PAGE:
Subject(s)
Humans , Male , Adolescent , Female , Child , Young Adult , Adolescent, Hospitalized , Appendectomy , Laparoscopy , Child, Hospitalized , Observational Studies as Topic , Retrospective Studies , Cross-Sectional Studies
15.
Article in Korean | WPRIM | ID: wpr-57750

ABSTRACT

PURPOSE: The purpose of this study is to evaluate the outcome of laparoscopic (LA) vs. open appendectomy (OA) in children under 12 years old with perforated appendicitis. METHODS: We reviewed the medical files of 156 children who underwent LA (n=96), OA (n=59), and conversion (CO) (n=1), and compared duration of operation, length of hospital stay, incidence of wound infection, mechanical ileus, intra-abdominal abscess (IAA), and re-admission. RESULTS: Compared to OA, LA resulted in longer duration of operation (58.32+/-17.105 min vs. 44.27+/-18.735 min; p=0.001), but fewer wound infections (2.1% vs. 10.2%; p=0.054), and fewer cases of mechanical ileus (0% vs. 5.1%; p=0.053). No differences in the length of hospital stay (5.85+/-1.824 days vs. 6.10+/-3.027 days; p=0.526), IAA (2.1% vs. 1.7%; p=1.000), or re-admissions (2.1% vs. 5.1%; p=0.369) were observed. CONCLUSION: We report that although LA showed an association with longer duration of operation compared to OA, it is superior to OA with regard to incidence of wound infection and mechanical ileus.


Subject(s)
Abdominal Abscess , Appendectomy , Appendicitis , Child , Humans , Ileus , Incidence , Length of Stay , Wound Infection
16.
Article in English | WPRIM | ID: wpr-20140

ABSTRACT

PURPOSE: Although laparoscopic appendectomies (LAs) are performed universally, a controversy still exists whether the LA is an appropriate surgical approach to complicated appendicitis (CA). We retrospectively evaluated the outcomes of laparoscopic versus open appendectomies for CA. METHODS: We retrospectively analyzed 60 consecutive patients who were diagnosed as having CA from July 2009 to January 2011. Outcomes such as operative time, time to soft diet, length of hospital stay, and postoperative complications were analyzed. RESULTS: There were no statistically significant differences in operative time between the LA and the open appendectomy (OA) groups. Return to soft diet was faster in the LA group (2.1 +/- 1.2 vs. 3.5 +/- 1.5 days; P = 0.001). Length of hospital stay was shorter for the LA group (4.4 +/- 2.3 vs. 5.8 +/- 2.9 days; P = 0.045). The overall complication rates showed no statistically significant difference between the two groups. In cases involving a periappendiceal abscess, the LA had a significantly higher incidence of intra-abdominal abscess (IAA) and postoperative ileus (PI; P = 0.028). CONCLUSION: The LA showed good results in terms of the time to soft diet, the length of hospital stay, and surgical site infection (SSI) whereas the overall complication rates were similar for the two groups. However, the LA was associated with significantly higher incidence of IAA and PI for the cases with a periappendiceal abscess. Therefore, when using a LA, the surgeon must take great care to minimize the incidence of IAA and PI if a periappendiceal abscess is present.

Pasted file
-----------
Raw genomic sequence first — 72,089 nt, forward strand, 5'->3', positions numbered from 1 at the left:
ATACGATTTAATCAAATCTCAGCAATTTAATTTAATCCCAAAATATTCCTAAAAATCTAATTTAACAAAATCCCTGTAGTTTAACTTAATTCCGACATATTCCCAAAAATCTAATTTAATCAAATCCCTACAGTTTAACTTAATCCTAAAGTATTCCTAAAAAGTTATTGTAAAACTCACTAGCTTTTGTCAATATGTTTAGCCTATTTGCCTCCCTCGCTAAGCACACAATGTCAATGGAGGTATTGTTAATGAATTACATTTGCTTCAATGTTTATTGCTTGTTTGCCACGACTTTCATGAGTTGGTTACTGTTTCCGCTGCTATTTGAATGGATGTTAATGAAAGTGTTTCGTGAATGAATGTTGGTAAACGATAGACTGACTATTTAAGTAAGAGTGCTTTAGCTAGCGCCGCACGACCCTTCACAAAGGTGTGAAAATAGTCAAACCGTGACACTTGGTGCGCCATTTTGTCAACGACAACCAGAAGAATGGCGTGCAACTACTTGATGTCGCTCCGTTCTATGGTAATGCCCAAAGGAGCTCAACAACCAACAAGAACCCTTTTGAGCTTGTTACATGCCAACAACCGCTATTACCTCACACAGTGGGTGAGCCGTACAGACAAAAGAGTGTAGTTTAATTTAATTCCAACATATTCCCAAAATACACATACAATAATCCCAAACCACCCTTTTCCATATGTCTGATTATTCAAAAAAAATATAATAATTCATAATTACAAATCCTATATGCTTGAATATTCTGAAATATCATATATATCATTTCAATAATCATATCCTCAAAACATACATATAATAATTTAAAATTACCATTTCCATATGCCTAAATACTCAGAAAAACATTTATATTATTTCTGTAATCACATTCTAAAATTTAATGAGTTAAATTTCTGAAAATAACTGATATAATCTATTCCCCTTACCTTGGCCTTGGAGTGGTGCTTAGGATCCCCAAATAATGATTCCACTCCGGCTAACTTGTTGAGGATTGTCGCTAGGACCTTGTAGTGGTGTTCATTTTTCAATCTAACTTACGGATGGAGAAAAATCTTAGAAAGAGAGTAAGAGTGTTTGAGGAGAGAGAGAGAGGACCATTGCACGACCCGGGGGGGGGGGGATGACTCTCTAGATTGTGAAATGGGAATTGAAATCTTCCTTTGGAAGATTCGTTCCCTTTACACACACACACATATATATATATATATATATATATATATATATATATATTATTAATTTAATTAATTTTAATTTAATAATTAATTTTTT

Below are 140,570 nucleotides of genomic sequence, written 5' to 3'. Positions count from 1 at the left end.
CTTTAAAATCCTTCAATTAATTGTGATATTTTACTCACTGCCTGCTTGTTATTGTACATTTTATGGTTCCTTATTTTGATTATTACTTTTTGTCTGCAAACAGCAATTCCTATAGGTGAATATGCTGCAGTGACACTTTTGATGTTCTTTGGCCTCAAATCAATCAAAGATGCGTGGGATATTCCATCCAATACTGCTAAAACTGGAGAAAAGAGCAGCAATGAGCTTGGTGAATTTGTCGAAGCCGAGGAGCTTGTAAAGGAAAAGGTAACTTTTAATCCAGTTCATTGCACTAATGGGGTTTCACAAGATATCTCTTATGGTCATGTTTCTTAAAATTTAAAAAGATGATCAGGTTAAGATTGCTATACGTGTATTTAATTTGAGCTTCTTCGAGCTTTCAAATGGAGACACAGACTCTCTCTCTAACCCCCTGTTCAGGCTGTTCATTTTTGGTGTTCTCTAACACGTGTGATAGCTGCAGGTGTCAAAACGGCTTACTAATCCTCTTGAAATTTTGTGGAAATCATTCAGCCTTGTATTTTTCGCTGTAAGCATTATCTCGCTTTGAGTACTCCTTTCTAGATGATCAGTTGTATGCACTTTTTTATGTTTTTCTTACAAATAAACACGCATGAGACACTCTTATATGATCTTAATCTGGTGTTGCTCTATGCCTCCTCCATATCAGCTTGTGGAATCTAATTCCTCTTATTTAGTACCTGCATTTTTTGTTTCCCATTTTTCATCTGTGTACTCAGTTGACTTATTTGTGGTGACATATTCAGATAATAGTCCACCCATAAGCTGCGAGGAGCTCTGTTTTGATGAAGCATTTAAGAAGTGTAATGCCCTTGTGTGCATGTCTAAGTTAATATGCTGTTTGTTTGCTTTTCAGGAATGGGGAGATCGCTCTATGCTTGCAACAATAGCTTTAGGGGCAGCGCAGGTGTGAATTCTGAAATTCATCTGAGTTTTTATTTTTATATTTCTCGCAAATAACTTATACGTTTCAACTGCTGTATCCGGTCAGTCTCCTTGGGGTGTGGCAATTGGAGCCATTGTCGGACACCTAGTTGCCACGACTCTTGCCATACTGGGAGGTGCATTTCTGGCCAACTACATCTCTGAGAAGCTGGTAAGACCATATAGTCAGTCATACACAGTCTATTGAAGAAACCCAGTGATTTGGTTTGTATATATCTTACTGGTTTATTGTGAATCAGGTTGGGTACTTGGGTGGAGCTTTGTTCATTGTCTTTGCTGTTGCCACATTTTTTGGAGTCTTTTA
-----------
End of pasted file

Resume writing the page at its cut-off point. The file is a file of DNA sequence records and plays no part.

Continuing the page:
Subject(s)
Abdominal Abscess , Abscess , Appendectomy , Appendicitis , Diet , Humans , Ileus , Incidence , Length of Stay , Operative Time , Postoperative Complications , Retrospective Studies
17.
Article in Korean | WPRIM | ID: wpr-84153

ABSTRACT

PURPOSE: Laparoscopic appendectomy is a popular surgical treatment of choice for children with appendicitis. This study compared laparoscopic appendectomy (LA) with an open appendectomy (OA) in children with simple appendicitis (SA) and perforated appendicitis (PA) to confirm the safety and effectiveness of the laparoscopic procedure. METHODS: A retrospective medical record review was performed on 193 patients who underwent an appendectomy at our institution from January, 2008 to August, 2011. The demographic properties and postoperative factors including complications were assessed. RESULTS: Among 140 SA, there were 81 and 59 cases of OA and LA, respectively. In SA, the time to bowel movement in LA was shorter than OA (0.9 vs. 1.2 days, p=0.0005) and the number of times analgesics were used in LA were significantly lower than OA (1.8 vs. 2.5, p=0.027). Of 53 PA, 30 cases received OA whereas 23 cases underwent LA. In patients with PA, the LA group were older (124.0 vs. 98.8 months, p=0.027) with a longer operative time (93.5 vs. 68.2 minutes, p=0.02). On the other hand, the time to diet was faster in LA (1.8 vs. 3.2 days, p=0.02). In both SA and PA, there were no significant differences between OA and LA with respect to gender, hospital stay, drain insertion, duration of antibiotics usage, and complications. In SA, the LA group had fewer complications than the OA group with borderline significance. CONCLUSION: LA is a safe and effective way to treat SA and PA in children.


Subject(s)
Analgesics , Anti-Bacterial Agents , Appendectomy , Appendicitis , Child , Diet , Hand , Humans , Length of Stay , Medical Records , Operative Time , Retrospective Studies
18.
Article in Korean | WPRIM | ID: wpr-198466

ABSTRACT

PURPOSE: Although laparoscopic appendectomy is a safe and effective procedure for the management of acute appendicitis, laparoscopic appendectomy in pregnancy has not been considered the preferred procedure until recently. The aim of this study was to evaluate the safety of laparoscopic appendectomy (LA) during pregnancy as compared with the control group that underwent open appendectomy (OA) during pregnancy. METHODS: The clinical data of all the patients who underwent appendectomy during pregnancy at our hospital between 2006 and 2009 was collected and retrospectively analyzed. Nineteen patients underwent LA and 11 patients underwent OA. The general features of the cases, the outcomes and the fetal status were evaluated. RESULTS: There were no significant differences in the length of the procedure, the hospital stay and the complication rate between the LA and OA groups. All the laparoscopic procedures were completed without conversion to an open operation. There were no significant differences between the two groups for premature delivery, the delivery type and the birth weight. There were no fetal losses or abortions. CONCLUSION: Our results demonstrate that LA was not inferior to OA in terms of the operative outcomes, the complication and both the fetal and maternal safety during 1st and 2nd trimesters of pregnancy. LA could be safely performed even in the 1st and 2nd trimesters of pregnancy using careful patient selection, safe operative techniques and the appropriate application of instruments.